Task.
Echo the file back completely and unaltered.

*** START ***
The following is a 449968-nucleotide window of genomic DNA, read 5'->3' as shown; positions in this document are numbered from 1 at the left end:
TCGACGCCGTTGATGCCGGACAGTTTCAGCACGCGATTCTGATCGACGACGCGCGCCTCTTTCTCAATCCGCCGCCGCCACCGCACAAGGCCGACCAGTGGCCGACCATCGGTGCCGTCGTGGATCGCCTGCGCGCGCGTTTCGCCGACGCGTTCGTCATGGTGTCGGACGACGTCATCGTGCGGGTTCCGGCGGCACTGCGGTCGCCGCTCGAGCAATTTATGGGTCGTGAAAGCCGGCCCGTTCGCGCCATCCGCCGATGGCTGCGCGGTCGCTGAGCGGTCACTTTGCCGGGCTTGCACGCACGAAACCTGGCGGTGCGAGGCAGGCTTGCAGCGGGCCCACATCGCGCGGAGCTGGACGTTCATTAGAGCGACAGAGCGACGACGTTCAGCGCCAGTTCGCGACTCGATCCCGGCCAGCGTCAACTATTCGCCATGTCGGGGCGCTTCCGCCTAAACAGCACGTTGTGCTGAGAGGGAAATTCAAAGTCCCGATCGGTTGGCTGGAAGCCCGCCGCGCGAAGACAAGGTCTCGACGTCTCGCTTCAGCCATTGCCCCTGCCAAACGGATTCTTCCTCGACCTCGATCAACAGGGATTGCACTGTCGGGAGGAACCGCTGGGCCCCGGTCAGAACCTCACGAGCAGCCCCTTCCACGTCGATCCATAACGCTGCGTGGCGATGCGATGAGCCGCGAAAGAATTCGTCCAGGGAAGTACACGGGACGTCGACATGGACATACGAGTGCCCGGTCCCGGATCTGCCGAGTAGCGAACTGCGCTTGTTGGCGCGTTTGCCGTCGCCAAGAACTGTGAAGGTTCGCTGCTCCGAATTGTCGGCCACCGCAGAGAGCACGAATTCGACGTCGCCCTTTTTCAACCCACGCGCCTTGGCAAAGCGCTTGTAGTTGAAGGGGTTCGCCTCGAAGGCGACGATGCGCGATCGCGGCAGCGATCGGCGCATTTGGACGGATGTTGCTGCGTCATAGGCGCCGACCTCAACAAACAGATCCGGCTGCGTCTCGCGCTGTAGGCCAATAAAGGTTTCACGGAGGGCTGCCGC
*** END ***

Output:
The following is a 449968-nucleotide window of genomic DNA, read 5'->3' as shown; positions in this document are numbered from 1 at the left end:
TCGACGCCGTTGATGCCGGACAGTTTCAGCACGCGATTCTGATCGACGACGCGCGCCTCTTTCTCAATCCGCCGCCGCCACCGCACAAGGCCGACCAGTGGCCGACCATCGGTGCCGTCGTGGATCGCCTGCGCGCGCGTTTCGCCGACGCGTTCGTCATGGTGTCGGACGACGTCATCGTGCGGGTTCCGGCGGCACTGCGGTCGCCGCTCGAGCAATTTATGGGTCGTGAAAGCCGGCCCGTTCGCGCCATCCGCCGATGGCTGCGCGGTCGCTGAGCGGTCACTTTGCCGGGCTTGCACGCACGAAACCTGGCGGTGCGAGGCAGGCTTGCAGCGGGCCCACATCGCGCGGAGCTGGACGTTCATTAGAGCGACAGAGCGACGACGTTCAGCGCCAGTTCGCGACTCGATCCCGGCCAGCGTCAACTATTCGCCATGTCGGGGCGCTTCCGCCTAAACAGCACGTTGTGCTGAGAGGGAAATTCAAAGTCCCGATCGGTTGGCTGGAAGCCCGCCGCGCGAAGACAAGGTCTCGACGTCTCGCTTCAGCCATTGCCCCTGCCAAACGGATTCTTCCTCGACCTCGATCAACAGGGATTGCACTGTCGGGAGGAACCGCTGGGCCCCGGTCAGAACCTCACGAGCAGCCCCTTCCACGTCGATCCATAACGCTGCGTGGCGATGCGATGAGCCGCGAAAGAATTCGTCCAGGGAAGTACACGGGACGTCGACATGGACATACGAGTGCCCGGTCCCGGATCTGCCGAGTAGCGAACTGCGCTTGTTGGCGCGTTTGCCGTCGCCAAGAACTGTGAAGGTTCGCTGCTCCGAATTGTCGGCCACCGCAGAGAGCACGAATTCGACGTCGCCCTTTTTCAACCCACGCGCCTTGGCAAAGCGCTTGTAGTTGAAGGGGTTCGCCTCGAAGGCGACGATGCGCGATCGCGGCAGCGATCGGCGCATTTGGACGGATGTTGCTGCGTCATAGGCGCCGACCTCAACAAACAGATCCGGCTGCGTCTCGCGCTGTAGGCCAATAAAGGTTTCACGGAGGGCTGCCGC